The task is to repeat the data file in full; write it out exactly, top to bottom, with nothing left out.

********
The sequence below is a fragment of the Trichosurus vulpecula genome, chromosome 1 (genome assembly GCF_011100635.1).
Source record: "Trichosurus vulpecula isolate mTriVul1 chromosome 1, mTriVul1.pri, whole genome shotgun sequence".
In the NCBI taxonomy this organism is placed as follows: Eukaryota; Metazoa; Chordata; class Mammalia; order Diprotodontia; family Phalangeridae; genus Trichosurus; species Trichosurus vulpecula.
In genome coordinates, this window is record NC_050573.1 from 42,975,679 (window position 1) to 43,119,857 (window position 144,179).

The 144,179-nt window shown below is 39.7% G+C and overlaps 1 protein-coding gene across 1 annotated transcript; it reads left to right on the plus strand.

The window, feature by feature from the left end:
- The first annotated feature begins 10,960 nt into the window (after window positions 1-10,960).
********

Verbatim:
The sequence below is a fragment of the Trichosurus vulpecula genome, chromosome 1 (genome assembly GCF_011100635.1).
Source record: "Trichosurus vulpecula isolate mTriVul1 chromosome 1, mTriVul1.pri, whole genome shotgun sequence".
In the NCBI taxonomy this organism is placed as follows: Eukaryota; Metazoa; Chordata; class Mammalia; order Diprotodontia; family Phalangeridae; genus Trichosurus; species Trichosurus vulpecula.
In genome coordinates, this window is record NC_050573.1 from 42,975,679 (window position 1) to 43,119,857 (window position 144,179).

The 144,179-nt window shown below is 39.7% G+C and overlaps 1 protein-coding gene across 1 annotated transcript; it reads left to right on the plus strand.

The window, feature by feature from the left end:
- The first annotated feature begins 10,960 nt into the window (after window positions 1-10,960).